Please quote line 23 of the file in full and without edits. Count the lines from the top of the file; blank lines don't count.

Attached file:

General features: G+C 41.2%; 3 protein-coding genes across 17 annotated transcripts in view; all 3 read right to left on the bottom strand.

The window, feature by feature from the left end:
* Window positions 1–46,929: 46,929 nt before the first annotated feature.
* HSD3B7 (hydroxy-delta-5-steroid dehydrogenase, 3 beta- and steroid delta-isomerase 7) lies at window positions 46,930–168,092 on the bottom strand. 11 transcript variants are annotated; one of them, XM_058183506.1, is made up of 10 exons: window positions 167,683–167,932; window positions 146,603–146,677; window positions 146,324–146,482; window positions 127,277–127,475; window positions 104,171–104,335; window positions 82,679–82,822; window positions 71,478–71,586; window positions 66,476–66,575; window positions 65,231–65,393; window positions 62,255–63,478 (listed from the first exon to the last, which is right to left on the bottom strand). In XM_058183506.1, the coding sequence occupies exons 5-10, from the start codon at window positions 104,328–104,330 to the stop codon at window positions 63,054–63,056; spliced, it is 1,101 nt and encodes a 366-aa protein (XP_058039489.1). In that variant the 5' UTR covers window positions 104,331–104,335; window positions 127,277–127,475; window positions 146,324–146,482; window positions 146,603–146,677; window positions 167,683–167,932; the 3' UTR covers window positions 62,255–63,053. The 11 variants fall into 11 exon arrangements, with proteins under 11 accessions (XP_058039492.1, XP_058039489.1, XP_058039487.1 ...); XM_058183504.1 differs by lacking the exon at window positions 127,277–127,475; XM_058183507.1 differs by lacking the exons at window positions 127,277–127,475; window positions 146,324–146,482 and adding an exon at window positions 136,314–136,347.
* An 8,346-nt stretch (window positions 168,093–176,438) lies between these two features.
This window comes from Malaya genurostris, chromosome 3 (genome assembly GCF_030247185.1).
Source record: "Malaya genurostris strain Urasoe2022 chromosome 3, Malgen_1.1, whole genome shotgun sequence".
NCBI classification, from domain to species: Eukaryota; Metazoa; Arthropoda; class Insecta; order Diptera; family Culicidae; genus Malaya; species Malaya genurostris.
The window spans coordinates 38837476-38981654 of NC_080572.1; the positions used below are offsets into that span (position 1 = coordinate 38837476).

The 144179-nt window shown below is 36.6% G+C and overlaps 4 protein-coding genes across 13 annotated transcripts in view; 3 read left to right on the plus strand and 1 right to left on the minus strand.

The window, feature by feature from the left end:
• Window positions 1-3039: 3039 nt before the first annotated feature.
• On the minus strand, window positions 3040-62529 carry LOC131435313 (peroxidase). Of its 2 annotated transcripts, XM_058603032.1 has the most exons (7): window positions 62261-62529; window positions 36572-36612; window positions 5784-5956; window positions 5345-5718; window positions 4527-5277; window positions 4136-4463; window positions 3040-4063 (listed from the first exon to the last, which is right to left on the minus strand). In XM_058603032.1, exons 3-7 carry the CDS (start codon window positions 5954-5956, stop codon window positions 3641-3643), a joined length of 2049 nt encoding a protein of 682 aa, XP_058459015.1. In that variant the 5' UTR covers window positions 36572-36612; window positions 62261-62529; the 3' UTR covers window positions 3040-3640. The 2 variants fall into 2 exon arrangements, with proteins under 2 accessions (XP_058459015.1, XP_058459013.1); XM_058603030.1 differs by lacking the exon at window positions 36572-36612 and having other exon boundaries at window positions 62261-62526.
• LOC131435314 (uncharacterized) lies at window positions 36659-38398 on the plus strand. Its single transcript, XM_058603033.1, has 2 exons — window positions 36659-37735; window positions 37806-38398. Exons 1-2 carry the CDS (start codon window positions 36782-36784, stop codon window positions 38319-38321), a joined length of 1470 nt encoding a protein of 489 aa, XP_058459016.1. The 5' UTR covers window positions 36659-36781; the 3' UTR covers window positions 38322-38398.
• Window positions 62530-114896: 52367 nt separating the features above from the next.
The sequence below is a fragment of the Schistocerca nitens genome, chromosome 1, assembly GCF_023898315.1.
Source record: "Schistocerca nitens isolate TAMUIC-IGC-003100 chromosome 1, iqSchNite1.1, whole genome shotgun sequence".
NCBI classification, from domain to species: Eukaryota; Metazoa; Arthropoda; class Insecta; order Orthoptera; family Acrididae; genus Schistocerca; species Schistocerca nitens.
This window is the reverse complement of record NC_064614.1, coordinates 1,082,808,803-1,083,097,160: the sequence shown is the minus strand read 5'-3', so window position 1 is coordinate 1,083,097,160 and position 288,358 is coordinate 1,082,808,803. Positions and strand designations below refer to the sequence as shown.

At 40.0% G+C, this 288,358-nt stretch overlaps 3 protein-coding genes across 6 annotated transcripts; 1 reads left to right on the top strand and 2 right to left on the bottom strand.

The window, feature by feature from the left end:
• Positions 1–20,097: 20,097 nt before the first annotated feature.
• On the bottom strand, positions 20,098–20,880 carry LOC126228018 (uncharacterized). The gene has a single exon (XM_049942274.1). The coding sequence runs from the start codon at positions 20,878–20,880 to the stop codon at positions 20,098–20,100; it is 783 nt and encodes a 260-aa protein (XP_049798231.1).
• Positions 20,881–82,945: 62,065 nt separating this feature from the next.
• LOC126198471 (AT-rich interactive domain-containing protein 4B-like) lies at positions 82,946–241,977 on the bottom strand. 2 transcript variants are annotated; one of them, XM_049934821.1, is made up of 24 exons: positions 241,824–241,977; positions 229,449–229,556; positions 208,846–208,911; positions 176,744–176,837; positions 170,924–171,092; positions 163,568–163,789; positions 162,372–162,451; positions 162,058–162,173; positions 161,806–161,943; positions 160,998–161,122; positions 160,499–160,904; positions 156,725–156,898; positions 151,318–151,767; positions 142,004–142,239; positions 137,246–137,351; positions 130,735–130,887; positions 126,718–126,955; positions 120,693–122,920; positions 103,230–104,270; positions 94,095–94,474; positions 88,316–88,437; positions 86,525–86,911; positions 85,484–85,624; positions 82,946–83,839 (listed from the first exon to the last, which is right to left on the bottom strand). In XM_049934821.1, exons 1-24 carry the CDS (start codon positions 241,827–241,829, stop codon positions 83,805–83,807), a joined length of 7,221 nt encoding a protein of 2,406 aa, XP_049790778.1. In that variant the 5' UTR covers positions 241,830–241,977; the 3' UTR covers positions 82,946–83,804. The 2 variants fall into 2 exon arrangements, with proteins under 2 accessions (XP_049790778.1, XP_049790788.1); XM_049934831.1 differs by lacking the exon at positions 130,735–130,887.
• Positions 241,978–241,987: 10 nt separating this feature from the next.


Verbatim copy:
• On the bottom strand, positions 20,098–20,880 carry LOC126228018 (uncharacterized). The gene has a single exon (XM_049942274.1). The coding sequence runs from the start codon at positions 20,878–20,880 to the stop codon at positions 20,098–20,100; it is 783 nt and encodes a 260-aa protein (XP_049798231.1).